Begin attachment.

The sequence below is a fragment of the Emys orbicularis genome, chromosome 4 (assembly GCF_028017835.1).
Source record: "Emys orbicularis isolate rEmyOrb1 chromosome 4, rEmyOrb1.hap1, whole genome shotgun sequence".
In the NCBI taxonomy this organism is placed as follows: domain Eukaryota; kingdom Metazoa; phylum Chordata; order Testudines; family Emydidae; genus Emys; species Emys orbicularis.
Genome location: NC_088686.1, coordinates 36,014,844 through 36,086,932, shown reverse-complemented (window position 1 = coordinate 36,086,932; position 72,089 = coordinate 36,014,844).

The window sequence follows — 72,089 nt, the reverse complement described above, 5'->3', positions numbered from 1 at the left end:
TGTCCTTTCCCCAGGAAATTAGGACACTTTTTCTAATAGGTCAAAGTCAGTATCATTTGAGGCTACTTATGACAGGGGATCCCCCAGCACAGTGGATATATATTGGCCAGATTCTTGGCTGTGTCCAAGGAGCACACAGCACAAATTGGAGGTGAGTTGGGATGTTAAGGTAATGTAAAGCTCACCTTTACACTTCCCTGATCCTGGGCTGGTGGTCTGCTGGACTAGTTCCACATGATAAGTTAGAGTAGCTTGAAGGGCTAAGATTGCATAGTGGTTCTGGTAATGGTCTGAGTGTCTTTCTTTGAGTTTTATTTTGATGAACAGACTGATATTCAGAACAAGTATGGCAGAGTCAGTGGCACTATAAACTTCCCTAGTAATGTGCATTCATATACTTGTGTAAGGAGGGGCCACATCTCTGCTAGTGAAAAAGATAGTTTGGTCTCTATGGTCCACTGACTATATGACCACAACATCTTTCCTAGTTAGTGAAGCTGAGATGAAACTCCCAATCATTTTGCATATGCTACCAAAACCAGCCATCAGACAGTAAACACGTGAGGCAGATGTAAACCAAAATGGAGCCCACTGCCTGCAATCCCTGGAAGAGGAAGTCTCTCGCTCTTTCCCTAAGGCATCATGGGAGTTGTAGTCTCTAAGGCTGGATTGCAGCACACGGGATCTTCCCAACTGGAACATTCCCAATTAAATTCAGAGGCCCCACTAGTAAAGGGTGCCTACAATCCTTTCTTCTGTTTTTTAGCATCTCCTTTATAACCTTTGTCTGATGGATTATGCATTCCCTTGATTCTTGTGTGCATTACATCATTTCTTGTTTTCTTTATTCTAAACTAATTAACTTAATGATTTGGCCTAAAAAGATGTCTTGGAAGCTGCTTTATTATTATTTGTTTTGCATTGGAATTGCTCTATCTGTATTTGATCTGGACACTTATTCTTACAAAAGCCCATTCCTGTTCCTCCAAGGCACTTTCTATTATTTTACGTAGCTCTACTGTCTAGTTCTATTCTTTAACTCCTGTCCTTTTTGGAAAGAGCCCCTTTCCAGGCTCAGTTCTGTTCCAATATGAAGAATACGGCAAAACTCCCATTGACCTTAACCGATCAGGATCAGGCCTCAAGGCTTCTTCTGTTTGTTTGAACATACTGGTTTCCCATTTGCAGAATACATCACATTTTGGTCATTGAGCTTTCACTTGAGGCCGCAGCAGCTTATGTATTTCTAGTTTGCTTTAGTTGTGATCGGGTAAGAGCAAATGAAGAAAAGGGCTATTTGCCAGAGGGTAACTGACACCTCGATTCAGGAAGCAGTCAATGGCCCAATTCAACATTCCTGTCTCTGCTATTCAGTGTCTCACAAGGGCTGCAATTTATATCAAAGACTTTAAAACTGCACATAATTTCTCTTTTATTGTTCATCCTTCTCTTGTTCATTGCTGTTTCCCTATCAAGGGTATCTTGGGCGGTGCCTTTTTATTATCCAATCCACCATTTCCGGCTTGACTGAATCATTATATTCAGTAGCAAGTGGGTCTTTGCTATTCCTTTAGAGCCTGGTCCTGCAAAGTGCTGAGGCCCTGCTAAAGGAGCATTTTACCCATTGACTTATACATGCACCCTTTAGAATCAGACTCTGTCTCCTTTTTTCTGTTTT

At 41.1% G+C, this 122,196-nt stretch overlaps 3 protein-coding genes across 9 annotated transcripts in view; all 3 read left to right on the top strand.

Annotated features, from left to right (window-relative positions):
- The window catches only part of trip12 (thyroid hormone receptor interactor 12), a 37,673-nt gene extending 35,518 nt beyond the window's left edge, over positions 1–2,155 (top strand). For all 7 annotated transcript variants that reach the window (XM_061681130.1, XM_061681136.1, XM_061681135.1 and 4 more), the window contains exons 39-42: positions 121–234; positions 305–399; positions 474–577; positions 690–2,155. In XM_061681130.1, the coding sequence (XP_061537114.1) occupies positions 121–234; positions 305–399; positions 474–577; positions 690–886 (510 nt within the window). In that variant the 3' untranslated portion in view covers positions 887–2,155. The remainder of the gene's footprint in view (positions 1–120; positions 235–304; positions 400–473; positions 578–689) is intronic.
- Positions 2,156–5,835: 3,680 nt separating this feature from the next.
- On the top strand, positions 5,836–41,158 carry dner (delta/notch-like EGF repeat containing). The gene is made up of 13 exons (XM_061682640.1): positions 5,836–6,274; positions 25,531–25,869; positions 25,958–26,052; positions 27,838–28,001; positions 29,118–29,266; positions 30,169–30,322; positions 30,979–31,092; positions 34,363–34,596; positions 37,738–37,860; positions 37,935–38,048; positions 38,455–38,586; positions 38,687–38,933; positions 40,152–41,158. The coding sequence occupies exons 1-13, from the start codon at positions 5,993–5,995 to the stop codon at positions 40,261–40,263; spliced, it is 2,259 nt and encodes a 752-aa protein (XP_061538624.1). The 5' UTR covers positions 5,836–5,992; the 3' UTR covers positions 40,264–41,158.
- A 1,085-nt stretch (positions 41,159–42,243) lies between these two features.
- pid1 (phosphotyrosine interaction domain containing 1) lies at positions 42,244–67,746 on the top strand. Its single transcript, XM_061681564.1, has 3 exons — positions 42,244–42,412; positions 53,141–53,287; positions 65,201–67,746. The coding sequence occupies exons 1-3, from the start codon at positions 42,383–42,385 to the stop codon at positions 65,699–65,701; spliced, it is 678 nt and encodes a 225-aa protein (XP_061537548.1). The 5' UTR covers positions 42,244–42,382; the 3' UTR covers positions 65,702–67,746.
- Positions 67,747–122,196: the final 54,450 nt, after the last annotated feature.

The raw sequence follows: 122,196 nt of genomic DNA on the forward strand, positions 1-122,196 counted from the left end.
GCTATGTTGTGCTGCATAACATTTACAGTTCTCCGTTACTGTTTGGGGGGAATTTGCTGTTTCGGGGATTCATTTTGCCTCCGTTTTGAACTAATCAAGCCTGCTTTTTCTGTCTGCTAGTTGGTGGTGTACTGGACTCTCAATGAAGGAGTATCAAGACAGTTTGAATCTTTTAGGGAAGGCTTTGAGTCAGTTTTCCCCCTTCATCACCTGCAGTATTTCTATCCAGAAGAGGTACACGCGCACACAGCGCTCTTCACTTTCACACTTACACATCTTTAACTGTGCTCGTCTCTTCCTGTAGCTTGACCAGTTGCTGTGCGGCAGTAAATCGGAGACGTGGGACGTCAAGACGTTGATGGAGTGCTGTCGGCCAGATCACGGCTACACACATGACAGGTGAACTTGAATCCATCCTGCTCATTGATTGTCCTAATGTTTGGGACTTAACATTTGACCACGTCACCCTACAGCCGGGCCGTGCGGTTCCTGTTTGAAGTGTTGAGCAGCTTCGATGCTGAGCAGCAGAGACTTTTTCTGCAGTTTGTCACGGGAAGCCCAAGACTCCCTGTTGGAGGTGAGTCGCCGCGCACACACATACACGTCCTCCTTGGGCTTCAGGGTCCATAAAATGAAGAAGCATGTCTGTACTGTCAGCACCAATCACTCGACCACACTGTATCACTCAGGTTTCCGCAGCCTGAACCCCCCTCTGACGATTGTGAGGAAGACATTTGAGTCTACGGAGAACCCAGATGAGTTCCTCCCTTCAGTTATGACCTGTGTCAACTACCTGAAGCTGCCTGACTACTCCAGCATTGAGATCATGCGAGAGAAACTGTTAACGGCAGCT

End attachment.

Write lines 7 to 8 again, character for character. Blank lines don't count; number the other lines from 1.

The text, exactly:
At 41.1% G+C, this 122,196-nt stretch overlaps 3 protein-coding genes across 9 annotated transcripts in view; all 3 read left to right on the top strand.

Annotated features, from left to right (window-relative positions):